iiiseases of the Pancreas
There are two main types of pancreatic cancer. Those that arise from the ductal cells of the exocrine pancreas are termed pancreatic ductal adenocarcinoma. This is the most common and most lethal type. Those that arise from the endocrine cells in the pancreas are termed pancreatic neuroendocrine tumors or islet cell tumors. This form has a wide spectrum of biologic activity ranging from benign and indolent to more aggressive endocrine carcinomas.
Pancreatic Cancer (Ductal Adenocarcinoma)
Pancreatic cancer is a lethal malignancy in which the anticipated mortality approaches the incidence of the disease. Patients with pancreatic cancer suffer the lowest survival rate with less than 5% surviving past 5 years. Pancreatic cancer is the fourth leading cause of cancer related death in the United States among men and women, with 45,200 new cases and 38,460 deaths expected this year. The average life expectancy is less than 6 months after a diagnosis of metastatic pancreatic cancer. Currently 52% of pancreatic cancer patients are initially diagnosed at this stage of disease. Pancreatic cancer currently receives 1% of available NCI research spending versus 20% spent on breast, colon and prostate combined. Each of these other malignancies has 15-20 times higher 5 year survival rates than pancreatic cancer.
Although pancreatic cancer only represents 3% of new cancer cases each year among men and women, the disease is responsible for 6% (men) or 7% (women) of all cancer related deaths in the United States.
Despite steady improvements is cancer related outcomes for many malignancies over the past several decades, the survival for patients with pancreatic cancer remains limited.
Pancreatic cancer has the ability to invade beyond the pancreas to surrounding structures (locally advanced) and to spread from the pancreas to distance sites (metastasis). The outcomes for patients are related to the extent of disease at presentation and the effectiveness of therapy which may include surgery, chemotherapy and radiation therapy.
Neuroendocrine (islet cell) tumors of the pancreas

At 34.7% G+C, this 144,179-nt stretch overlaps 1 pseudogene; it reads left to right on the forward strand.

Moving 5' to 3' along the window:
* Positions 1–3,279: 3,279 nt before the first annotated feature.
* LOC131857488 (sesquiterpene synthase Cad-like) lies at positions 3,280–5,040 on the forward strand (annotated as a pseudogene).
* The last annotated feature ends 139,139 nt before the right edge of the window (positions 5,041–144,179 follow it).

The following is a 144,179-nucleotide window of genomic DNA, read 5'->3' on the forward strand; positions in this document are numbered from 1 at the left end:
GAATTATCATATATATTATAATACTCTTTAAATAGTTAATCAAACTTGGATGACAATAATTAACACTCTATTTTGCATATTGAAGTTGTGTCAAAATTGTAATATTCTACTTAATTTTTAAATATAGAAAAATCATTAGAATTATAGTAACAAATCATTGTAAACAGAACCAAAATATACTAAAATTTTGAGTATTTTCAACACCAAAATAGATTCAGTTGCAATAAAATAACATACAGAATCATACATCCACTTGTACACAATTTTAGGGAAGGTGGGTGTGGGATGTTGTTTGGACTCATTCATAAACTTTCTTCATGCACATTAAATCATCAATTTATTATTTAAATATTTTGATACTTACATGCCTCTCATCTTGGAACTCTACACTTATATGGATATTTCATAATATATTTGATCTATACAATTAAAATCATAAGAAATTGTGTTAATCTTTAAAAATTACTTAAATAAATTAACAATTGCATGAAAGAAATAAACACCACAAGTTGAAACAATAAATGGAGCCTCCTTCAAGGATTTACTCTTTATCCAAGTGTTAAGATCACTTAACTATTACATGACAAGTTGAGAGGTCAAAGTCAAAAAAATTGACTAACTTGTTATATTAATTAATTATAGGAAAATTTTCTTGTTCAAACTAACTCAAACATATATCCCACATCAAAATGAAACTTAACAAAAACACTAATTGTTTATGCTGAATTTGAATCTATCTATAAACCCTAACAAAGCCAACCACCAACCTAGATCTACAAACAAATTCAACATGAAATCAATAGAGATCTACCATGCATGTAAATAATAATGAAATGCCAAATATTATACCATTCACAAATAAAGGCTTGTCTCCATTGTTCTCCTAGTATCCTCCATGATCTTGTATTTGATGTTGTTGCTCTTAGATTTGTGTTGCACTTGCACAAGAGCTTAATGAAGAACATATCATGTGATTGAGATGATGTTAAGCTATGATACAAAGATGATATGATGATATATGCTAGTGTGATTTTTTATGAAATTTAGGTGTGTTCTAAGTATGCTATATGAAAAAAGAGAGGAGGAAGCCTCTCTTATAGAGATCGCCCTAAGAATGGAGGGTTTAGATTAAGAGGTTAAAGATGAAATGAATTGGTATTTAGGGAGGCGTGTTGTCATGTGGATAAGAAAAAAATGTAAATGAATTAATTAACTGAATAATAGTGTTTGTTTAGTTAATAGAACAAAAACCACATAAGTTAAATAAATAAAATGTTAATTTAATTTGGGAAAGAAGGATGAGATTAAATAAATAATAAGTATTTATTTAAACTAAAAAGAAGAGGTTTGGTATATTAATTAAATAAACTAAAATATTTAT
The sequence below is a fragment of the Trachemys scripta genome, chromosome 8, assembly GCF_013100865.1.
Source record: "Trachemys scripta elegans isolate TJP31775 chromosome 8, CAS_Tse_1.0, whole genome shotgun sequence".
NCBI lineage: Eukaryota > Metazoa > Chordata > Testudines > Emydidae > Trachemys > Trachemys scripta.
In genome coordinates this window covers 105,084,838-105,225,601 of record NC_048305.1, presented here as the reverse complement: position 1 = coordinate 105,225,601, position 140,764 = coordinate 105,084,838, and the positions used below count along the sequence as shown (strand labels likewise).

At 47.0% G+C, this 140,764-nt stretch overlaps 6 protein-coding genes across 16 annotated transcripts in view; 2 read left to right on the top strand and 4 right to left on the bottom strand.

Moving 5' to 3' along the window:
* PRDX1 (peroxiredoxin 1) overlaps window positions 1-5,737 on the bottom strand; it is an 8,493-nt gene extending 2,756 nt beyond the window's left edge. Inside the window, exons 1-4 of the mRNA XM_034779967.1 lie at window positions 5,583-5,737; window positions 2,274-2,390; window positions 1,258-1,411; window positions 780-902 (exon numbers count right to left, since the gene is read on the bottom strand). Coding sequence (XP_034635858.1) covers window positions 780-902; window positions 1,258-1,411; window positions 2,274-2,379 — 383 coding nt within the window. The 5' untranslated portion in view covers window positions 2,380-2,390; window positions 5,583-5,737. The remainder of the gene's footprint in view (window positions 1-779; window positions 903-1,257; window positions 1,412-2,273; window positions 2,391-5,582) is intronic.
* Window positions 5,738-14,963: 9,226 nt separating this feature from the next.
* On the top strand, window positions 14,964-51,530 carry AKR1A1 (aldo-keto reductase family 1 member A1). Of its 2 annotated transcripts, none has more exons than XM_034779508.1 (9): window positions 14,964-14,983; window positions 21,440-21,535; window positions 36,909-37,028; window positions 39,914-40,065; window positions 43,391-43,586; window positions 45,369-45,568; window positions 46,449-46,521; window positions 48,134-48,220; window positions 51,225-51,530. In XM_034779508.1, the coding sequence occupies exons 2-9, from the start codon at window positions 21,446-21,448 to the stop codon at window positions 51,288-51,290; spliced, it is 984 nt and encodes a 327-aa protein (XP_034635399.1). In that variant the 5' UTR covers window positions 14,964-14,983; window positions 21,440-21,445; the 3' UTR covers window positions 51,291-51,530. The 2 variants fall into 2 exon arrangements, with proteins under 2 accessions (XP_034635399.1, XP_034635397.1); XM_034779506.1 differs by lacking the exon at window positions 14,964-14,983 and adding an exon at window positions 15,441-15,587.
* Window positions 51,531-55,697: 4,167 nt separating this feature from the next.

Neuroendocrine tumors of the pancreas are rare, comprising less than 5% of all pancreatic tumors. Although some of these tumors over produce hormones that can be measured in the blood producing a clinical syndrome (such as insulinomas, glucagonomas, or gastrinomas), most of these tumors are nonfunctional.
Nonfunctional Neuroendocrine Tumors
Nonfunctional neuroendocrine tumors do not produce excess hormones. They have a wide spectrum of biologic activity, but many are slow growing and asymptomatic. If not found incidentally on an imaging study ordered for some other purpose, these tumors can be very large at presentation. While many of these tumors behave in a benign fashion, they do have the ability to metastasize.
Although often asymptomatic, these tumors can cause abdominal discomfort and jaundice. Neuroendocrine tumors often require a fairly extensive work up to secure the diagnosis. The blood level of chromagranin A will often be elevated. This tumor marker is good for observing response to therapy and for surveillance for possible recurrence in patients who have a known diagnosis of pancreatic neuroendocrine tumor, but it is not a good screening test and it is artificially elevated in patients who are taking anti-acid medication.
An MRI or CT scan of the abdomen will identify tumors that are at least 5 mm in dimension. An octreotide scan is a nuclear medicine exam that is specific for somatostatin receptor expressing tumors (like pnet’s) and will be positive in a majority of cases. It can be a useful test to rule screen for tumor recurrence. These tumors are typically visible on endoscopic ultrasound and can be biopsied to confirm the diagnosis.
Treatment is individualized based on the size, location, distribution of disease and the overall health of each patient. In general, however, patients with tumors localized to the pancreas will be offered surgical removal. Many small tumors can be enucleated (scooped out) of the pancreas, while others will require formal removal of a portion of the pancreas (whipple, distal pancreatectomy, central pancreatectomy). Those with disease that has spread to the liver, will have the options of surgery, ablation therapy and chemoembolization, depending on the extent of disease.
Insulinomas are islet cell tumors of the pancreas that over produce insulin. This causes a decrease in the blood sugar of these patients giving rise to symptoms of dizziness, fatigue, weakness, uncontrolled shaking, hunger, and at times psychiatric disturbances. Most of these tumors are small and benign (90%).
The diagnosis of insulinoma is based on Whipple’s triad which is a combination of three clinical features that indicate the presence of an insulinoma: (1) attacks of fainting, dizziness, and sweating on fasting; (2) severe hypoglycaemia present during the attacks; (3) relief from the attacks achieved by administering glucose. The formal diagnosis of an insulinoma often requires admission to the hospital for an observed 72 hour fast. Blood is drawn to measure the glucose and insulin levels when the patient develops symptoms of low blood sugar.
Once the diagnosis is made, the tumor needs to be localized in anticipation of surgical removal. These tumors can be visualized on CT, MRI, octreotide scan and endoscopid ultrasound. Once the tumor is identified, it is removed surgically. This can often be accomplished by an enucleation, but sometimes it will require removal of a portion of the pancreas.